Health & Safety Outlook 2011: The ‘soft’ side of OHS - ErgonomicsWritten by Mari-Len De Guzman 13 December 2010
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Safety professionals can also be an active resource to contribute to the company’s efforts on corporate social responsibility. This, again, speaks to the importance of expanding one’s skills and knowledge beyond the technical aspects of health, safety and environment, Pozniak says.
Organizations will be looking to some expertise in the area, and corporate social responsibility can become part of the safety professional’s portfolio.
“Sometimes the corporate social responsibility, just like safety and security and environment and everything else, goes to the safety guy . . . which is a great expansion of our professional portfolios.”
More importantly, however, safety professionals have to become team players to know “a little bit about everything else that the business does, so that we can almost become salesmen,” says Pozniak. This would enable the safety professional to find ways to fit the safety agenda into the bigger corporate direction, she adds.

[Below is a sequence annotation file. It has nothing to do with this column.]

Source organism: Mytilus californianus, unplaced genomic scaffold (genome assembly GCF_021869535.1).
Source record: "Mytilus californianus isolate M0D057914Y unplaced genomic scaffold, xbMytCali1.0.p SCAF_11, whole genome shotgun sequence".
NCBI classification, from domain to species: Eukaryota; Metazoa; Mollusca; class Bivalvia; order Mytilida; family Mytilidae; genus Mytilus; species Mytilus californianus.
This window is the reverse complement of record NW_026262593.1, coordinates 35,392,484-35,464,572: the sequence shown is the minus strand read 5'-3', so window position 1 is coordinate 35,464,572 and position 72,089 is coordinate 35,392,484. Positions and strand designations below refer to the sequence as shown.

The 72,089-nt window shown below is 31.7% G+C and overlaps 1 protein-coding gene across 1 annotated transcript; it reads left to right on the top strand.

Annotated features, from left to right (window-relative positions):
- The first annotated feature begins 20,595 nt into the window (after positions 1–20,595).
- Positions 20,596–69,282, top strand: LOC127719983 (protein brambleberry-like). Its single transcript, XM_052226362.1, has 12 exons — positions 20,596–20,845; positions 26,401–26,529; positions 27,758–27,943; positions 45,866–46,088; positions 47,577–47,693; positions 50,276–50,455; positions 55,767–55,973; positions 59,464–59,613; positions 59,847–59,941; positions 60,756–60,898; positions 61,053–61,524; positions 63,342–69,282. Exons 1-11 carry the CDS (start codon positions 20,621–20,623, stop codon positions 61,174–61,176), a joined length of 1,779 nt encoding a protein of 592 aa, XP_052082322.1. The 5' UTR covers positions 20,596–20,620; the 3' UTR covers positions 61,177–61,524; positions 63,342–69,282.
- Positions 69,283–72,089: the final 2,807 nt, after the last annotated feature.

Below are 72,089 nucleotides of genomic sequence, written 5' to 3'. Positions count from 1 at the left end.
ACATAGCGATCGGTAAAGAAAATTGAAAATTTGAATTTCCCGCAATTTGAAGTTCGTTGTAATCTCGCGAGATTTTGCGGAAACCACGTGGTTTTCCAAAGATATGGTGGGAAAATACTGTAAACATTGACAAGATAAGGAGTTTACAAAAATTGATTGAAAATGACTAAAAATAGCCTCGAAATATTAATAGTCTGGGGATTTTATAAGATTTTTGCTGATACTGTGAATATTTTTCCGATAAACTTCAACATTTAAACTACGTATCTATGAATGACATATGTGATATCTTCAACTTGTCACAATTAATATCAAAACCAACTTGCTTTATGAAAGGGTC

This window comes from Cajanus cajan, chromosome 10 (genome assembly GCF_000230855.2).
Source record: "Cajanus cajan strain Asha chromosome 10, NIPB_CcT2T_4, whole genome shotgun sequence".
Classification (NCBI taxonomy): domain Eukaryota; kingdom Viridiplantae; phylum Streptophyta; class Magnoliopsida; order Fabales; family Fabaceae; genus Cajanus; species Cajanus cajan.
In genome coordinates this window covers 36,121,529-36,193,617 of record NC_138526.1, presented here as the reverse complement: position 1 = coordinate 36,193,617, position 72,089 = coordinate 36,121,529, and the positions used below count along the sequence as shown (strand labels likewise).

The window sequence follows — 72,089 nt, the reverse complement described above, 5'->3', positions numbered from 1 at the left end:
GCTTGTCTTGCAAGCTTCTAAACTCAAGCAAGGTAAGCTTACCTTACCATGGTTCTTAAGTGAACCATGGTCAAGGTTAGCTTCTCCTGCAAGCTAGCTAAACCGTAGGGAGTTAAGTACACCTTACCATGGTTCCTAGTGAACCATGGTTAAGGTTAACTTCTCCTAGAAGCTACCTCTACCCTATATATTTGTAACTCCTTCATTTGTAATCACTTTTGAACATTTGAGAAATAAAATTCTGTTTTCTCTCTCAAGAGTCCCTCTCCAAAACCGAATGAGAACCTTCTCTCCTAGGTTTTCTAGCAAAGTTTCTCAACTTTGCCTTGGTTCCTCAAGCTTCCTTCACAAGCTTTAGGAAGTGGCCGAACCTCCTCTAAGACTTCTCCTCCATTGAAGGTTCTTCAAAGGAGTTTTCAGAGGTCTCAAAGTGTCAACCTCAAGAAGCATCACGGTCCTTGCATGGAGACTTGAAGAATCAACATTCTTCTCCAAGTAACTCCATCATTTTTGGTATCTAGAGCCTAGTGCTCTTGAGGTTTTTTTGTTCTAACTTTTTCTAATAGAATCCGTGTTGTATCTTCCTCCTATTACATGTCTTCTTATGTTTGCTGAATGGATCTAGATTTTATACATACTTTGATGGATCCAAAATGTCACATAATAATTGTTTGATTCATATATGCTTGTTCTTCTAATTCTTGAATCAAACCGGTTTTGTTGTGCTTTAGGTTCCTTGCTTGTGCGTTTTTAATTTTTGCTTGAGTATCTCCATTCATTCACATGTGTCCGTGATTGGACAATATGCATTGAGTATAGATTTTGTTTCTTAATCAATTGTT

One area of OHS that has gained much attention over the last few years is in ergonomics. Musculoskeletal disorders have been one of the most common types of injuries in the workplace across Canada, and government bodies and companies are taking notice, says Don Patten, president of the Association of Canadian Ergonomists and an ergonomics specialist with the Workplace Safety and Prevention Services.
The high cost of MSD-related compensation claims and the negative impact on overall productivity are pushing governments and businesses to get ergonomic professionals more involved in prevention planning.
“In the past, the (ergonomics) profession as a whole has really just been reacting to a lot of these issues. There’s been so many injuries occurring and so many problems that companies are having that a lot of ergonomists are really just trying to do assessments to get these injuries under control,” Patten says.
In recent years, however, government has started to recognize the ergonomist’s expertise. “They are certainly getting ergonomists in the different provinces involved in some of the decision making around dealing with these issues.”
It’s a trend that Patten believes will continue to 2011 and beyond, and will allow the ergonomics professionals to enhance their skills to more than the physical aspect of the field. Some of these new knowledge include organizational ergonomics, which looks at policies and processes and how things are organized, and cognitive ergonomics, which deal with mental processes like perception, memory and reasoning that all affect people’s decision-making at work.
“A lot of these types of things outside of the physical ergonomics we find is getting more important everyday, because I think people are realizing that it’s not just physically how we lift the box but how we make decisions and how things are designed that actually even subconsciously force us to make those decisions for example,” Patten says.
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